Tell Me If You’ve Heard This One – VI

Something old, something new,
something borrowed, something blue

To watch (multiple videos, episodes of a TV show, etc.) in one sitting, or over a short period of time
Due to COVID19, there’s been a shit-ton of this going on over the last two years.  Netflix may end up ruling the planet.

CHIASMUS (noun) Rhetoric
a reversal in the order of words in two otherwise parallel phrases, as in
“He went to the country, to the town went she.”

DECATHECT (verb) 1930-35
To withdraw one’s feelings of attachment from (a person, idea, or object), as in anticipation of a future loss
from de-cathexis, the investment of emotional significance in an activity, object, or idea.
He thought it best to decathect from his cherished toy, since he would soon have to sell it.

EPISTEMIC (adjective)
of or relating to knowledge or the conditions for acquiring it
An example of something epistemic is a journey to discover new sources of truth.

A female ancestor
Virginia Woolf was the foremother of writers like Joan Didion.

Something not worth considering
This usage refers to something which does not, and perhaps cannot, exist – like feathers on a horse.  In the MASH TV show, Colonel Potter’s usage of the term horse-pucky, is a euphemism for the round, puck-like material often found on the ground behind a horse.

A place (as in a school or prison) where sick or injured individuals receive care and treatment
A large medical facility
Like the forgotten roots of dis-ease, this word shows that it is used by those who are infirm.

FLOTSAM (noun)
the part of the wreckage of a ship and its cargo found floating on the water
material or refuse floating on water.
useless or unimportant items; odds and ends.

JETSAM (noun)
Goods cast overboard deliberately, as to lighten a vessel or improve its stability in an emergency, which sink where jettisoned or are washed ashore

LAGAN (noun) Law
anything sunk in the sea, but attached to a buoy or the like so that it may be recovered.

A man in charge of a great household, as that of a sovereign, a chief steward
a steward or butler
a person who makes arrangements for another
Alfred was Bruce Wayne/Batman’s majordomo.
In the TV show, Magnum PI, Higgins was ostensibly the majordomo for the author, Robin Masters.  His name comes from the Irish Gaelic uiginn, meaning Viking.

MARMOT (noun)
Any bushy-tailed, stocky rodent of the genus Marmota, such as the groundhog
In 2021, Wiarton Willy, Ontario’s albino groundhog equivalent to Punxatawney Phil, died before Groundhog Day.  Somehow his handlers failed to mention that fact until late November.  They may still be looking for a replacement – for all the difference it makes.

MUFTI (noun)
Civilian clothes, in contrast with military or other uniforms, or as worn by a person who usually wears a uniform
A Muslim jurist, expert in the religious law
The Army agent behind enemy lines, tried to blend in, disguised in mufti.

SAGGITATE (adjective)
shaped like an arrowhead
Sagittarius, the name of the astrological sign of The Archer, the bowman, doesn’t actually refer to the bow, or the man, but to the arrow which is launched – for all the difference it makes.

STARDUST (noun) alternate definition
A naively romantic quality
There was stardust in her eyes every time her beloved entered the room.
Astrophysicist, Carl Sagan said, “We are all stardust.”  He meant, literally, that we are composed of heavier atoms which were produced when stars die and go (super)nova.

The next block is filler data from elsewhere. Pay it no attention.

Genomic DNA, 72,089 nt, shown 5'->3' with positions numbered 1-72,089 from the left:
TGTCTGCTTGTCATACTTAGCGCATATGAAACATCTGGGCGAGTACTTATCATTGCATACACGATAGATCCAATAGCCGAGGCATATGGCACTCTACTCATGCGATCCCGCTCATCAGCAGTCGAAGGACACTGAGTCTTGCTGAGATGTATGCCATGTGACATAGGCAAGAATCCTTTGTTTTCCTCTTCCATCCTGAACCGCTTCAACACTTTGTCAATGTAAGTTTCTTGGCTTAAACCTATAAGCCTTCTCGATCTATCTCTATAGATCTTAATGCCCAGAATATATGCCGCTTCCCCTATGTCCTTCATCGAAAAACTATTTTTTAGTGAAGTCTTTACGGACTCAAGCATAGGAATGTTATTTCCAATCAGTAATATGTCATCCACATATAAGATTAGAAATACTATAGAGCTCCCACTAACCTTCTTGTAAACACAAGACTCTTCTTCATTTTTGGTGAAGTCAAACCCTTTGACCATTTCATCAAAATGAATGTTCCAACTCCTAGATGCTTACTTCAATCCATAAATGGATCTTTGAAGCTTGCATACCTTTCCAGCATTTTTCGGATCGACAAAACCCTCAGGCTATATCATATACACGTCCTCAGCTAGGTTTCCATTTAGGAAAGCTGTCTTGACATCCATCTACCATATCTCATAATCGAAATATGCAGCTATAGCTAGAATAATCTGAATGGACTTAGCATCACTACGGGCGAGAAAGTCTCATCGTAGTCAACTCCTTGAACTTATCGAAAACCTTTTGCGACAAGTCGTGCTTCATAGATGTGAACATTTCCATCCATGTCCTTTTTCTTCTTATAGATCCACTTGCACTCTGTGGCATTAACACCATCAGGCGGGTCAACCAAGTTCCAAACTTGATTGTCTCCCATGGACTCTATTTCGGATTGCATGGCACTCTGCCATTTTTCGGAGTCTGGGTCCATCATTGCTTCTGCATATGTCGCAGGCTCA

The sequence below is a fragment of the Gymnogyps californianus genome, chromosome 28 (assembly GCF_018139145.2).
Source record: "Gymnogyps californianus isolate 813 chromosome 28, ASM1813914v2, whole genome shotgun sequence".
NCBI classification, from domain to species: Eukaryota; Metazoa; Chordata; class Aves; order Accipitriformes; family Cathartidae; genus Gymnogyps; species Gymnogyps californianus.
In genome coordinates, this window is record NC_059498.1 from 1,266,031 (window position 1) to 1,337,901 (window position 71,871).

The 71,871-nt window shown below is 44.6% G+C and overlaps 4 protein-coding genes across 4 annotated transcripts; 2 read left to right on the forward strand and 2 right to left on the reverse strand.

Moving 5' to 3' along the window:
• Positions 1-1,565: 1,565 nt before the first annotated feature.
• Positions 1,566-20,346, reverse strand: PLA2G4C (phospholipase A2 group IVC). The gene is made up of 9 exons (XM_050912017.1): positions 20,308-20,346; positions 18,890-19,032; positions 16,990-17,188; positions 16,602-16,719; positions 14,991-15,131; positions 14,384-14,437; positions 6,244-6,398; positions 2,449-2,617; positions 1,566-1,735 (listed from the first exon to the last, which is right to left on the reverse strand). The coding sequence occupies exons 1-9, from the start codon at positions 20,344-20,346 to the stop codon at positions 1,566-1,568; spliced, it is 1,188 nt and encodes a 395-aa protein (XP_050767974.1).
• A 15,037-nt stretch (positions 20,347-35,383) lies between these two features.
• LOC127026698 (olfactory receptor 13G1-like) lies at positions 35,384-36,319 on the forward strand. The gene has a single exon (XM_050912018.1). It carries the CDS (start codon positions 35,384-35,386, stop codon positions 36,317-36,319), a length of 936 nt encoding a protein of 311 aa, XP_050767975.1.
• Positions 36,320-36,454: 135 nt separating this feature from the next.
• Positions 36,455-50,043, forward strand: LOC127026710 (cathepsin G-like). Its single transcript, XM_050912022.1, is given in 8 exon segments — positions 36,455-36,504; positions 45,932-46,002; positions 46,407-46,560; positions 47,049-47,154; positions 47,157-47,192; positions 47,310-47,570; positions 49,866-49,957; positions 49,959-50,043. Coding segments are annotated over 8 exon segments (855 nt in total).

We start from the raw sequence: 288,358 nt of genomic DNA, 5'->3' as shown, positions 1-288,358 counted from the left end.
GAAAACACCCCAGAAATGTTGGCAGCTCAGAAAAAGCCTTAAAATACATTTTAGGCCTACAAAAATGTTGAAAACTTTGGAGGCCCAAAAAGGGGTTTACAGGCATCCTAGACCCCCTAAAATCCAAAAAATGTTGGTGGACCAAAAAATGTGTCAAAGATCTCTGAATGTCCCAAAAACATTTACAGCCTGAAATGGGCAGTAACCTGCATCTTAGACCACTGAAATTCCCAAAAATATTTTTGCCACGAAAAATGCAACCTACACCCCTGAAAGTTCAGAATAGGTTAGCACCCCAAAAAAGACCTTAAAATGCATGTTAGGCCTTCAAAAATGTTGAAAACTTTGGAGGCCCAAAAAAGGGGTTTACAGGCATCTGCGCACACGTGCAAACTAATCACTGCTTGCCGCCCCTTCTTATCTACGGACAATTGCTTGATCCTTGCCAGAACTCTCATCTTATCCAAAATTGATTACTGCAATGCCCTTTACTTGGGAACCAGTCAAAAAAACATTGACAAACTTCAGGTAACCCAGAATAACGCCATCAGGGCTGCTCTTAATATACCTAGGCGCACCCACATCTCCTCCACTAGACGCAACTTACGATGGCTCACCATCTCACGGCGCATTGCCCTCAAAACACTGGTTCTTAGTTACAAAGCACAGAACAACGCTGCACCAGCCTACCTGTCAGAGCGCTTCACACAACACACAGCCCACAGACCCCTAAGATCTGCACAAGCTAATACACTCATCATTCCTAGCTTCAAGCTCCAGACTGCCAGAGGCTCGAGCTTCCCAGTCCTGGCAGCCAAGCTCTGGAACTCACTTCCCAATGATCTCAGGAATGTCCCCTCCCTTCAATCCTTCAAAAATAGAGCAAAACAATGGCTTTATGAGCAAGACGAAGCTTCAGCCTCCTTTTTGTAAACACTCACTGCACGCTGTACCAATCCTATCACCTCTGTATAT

So, our vocabularies are expanding to match our waistlines.  I’ll be dropping some more great words in a couple of days, in a vain attempt to lose weight.   😉

9 thoughts on “Tell Me If You’ve Heard This One – VI

  1. Rivergirl says:

    I knew 11 of 14. Yay me!


  2. shimoniac says:

    If we have majordomo, do we also have minordomo? 😁


  3. Thank you for a great list! I like that you included years for some of the words. I once heard a short talk that looked at 500 billion digitized words (from millions of books) and analyzed their frequency over different time periods (and other attributes) which may not sound interesting as I type it, but ended up being nothing short of fascinating.


    • Archon's Den says:

      Non-word-nuts often do not understand the enjoyment that we get from exploring language. With my physical and mental restrictions, learning about words is one of my few pleasant pastimes. On the same day, I recently discovered two quarters in a coin return slot, and the Latin link between funambulism (tightrope walking) and funicular railroads. They were an equal delight.
      I am happy to know another. 😀

      Liked by 1 person

      • Remember what Kipling said about words? “Words are, of course, the most powerful drug used by mankind.” 🙂

        Funambulism is a new word for me (thanks for educating me!), so idk what’s the link between the two words other than funis meaning rope?


      • Archon's Den says:

        That’s it! When I saw the Latin basis of funis for funambulism my mind suddenly served up funicular. It’s an adjective, but people often use it as a noun – as in a funicular, (railroad) two rail cars balanced on a rope or cable.
        For about ten years we could afford a cheap weekend at Niagara Falls. There was a funicular. We would have liked to ride it like the tourists we were, but it never ran. Finally, the last year we went, someone got it running. We went up, had lunch at the restaurant at the top, and later rode back down. Oh, the excitement. 😉 🙂

        Liked by 1 person

      • I love those “hidden” connections, and thank you for teaching me funambulism!

        One of the (many) wonderful things about My Big Fat Greek Wedding was the father of the bride explaining how pretty much every word (you know, like kimono 😁) is derived from Greek. Loved those concocted linkages!


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